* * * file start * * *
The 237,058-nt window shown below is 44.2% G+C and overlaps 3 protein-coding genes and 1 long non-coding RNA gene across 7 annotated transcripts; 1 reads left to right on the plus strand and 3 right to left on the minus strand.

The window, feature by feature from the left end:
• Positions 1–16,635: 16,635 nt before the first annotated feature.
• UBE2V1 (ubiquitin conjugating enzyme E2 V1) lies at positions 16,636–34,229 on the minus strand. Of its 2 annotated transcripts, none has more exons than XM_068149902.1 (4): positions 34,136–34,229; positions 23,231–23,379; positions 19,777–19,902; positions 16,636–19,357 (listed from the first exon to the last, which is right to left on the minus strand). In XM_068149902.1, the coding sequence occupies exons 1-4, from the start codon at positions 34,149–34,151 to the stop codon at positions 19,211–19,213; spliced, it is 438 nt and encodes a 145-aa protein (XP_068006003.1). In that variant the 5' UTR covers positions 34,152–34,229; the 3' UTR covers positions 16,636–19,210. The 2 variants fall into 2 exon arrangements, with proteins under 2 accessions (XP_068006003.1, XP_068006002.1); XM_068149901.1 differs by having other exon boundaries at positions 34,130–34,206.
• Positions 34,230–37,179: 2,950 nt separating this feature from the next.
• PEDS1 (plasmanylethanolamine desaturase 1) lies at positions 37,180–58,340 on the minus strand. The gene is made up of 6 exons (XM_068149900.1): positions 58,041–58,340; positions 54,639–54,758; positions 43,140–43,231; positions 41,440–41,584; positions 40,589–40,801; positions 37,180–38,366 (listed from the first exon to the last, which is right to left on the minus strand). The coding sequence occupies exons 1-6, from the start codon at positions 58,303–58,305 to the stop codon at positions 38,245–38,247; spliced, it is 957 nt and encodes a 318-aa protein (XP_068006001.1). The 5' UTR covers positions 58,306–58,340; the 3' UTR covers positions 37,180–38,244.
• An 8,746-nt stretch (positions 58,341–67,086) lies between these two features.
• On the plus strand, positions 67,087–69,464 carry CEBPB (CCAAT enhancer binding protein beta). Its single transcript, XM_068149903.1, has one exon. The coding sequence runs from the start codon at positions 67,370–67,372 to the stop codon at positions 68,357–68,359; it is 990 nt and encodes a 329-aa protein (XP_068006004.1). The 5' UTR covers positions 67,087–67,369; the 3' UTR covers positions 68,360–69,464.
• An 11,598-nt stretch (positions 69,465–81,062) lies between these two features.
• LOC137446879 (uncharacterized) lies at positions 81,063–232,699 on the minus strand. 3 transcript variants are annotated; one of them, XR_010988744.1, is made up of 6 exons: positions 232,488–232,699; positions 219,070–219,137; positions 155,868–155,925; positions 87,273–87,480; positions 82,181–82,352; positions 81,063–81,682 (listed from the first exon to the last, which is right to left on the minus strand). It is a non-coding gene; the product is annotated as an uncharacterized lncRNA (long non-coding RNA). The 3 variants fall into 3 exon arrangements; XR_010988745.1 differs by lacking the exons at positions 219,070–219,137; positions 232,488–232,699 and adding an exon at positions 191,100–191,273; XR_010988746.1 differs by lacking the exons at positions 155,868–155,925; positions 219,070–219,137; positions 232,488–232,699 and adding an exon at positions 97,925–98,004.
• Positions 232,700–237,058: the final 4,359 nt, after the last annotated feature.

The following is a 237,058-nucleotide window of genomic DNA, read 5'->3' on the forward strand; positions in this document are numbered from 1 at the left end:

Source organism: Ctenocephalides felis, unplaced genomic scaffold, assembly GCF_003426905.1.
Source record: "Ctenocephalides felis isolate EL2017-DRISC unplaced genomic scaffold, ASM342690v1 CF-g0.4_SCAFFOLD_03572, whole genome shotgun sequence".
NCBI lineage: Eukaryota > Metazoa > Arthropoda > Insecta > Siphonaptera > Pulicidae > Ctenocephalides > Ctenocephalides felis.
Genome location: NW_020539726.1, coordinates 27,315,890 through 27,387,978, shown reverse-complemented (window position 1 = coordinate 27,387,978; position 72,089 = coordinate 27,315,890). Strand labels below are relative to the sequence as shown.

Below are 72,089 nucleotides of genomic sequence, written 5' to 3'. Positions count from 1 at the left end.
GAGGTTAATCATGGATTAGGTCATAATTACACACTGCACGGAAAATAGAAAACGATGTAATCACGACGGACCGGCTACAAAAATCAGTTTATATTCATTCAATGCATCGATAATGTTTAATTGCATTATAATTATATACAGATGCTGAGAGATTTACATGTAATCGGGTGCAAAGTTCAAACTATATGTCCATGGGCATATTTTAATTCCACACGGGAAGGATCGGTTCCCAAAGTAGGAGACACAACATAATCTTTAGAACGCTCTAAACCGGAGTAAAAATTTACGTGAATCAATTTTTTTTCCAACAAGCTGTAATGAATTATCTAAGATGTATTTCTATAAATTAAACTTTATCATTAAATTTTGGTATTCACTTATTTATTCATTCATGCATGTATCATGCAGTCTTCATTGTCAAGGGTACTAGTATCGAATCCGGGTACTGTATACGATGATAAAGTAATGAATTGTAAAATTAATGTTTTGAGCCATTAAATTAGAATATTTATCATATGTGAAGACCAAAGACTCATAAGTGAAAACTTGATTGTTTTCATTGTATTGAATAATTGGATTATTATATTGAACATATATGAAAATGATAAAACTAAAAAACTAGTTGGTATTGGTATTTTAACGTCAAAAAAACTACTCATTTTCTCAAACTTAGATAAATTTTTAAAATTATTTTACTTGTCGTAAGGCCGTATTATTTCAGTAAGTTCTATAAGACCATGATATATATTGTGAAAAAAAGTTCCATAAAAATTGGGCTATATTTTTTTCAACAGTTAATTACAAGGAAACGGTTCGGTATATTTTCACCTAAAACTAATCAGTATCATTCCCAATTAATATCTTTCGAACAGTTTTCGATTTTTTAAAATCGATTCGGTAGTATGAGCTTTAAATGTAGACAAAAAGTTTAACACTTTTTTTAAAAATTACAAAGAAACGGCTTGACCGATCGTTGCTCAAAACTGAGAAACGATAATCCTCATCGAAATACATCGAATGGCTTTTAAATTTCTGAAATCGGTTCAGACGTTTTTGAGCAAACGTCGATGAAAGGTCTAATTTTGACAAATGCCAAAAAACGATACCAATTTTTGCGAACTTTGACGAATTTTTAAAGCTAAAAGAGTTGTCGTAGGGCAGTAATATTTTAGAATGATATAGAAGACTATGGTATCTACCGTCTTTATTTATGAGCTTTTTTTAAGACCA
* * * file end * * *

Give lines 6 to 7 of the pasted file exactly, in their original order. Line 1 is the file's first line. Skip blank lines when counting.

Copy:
• PEDS1 (plasmanylethanolamine desaturase 1) lies at positions 37,180–58,340 on the minus strand. The gene is made up of 6 exons (XM_068149900.1): positions 58,041–58,340; positions 54,639–54,758; positions 43,140–43,231; positions 41,440–41,584; positions 40,589–40,801; positions 37,180–38,366 (listed from the first exon to the last, which is right to left on the minus strand). The coding sequence occupies exons 1-6, from the start codon at positions 58,303–58,305 to the stop codon at positions 38,245–38,247; spliced, it is 957 nt and encodes a 318-aa protein (XP_068006001.1). The 5' UTR covers positions 58,306–58,340; the 3' UTR covers positions 37,180–38,244.
• An 8,746-nt stretch (positions 58,341–67,086) lies between these two features.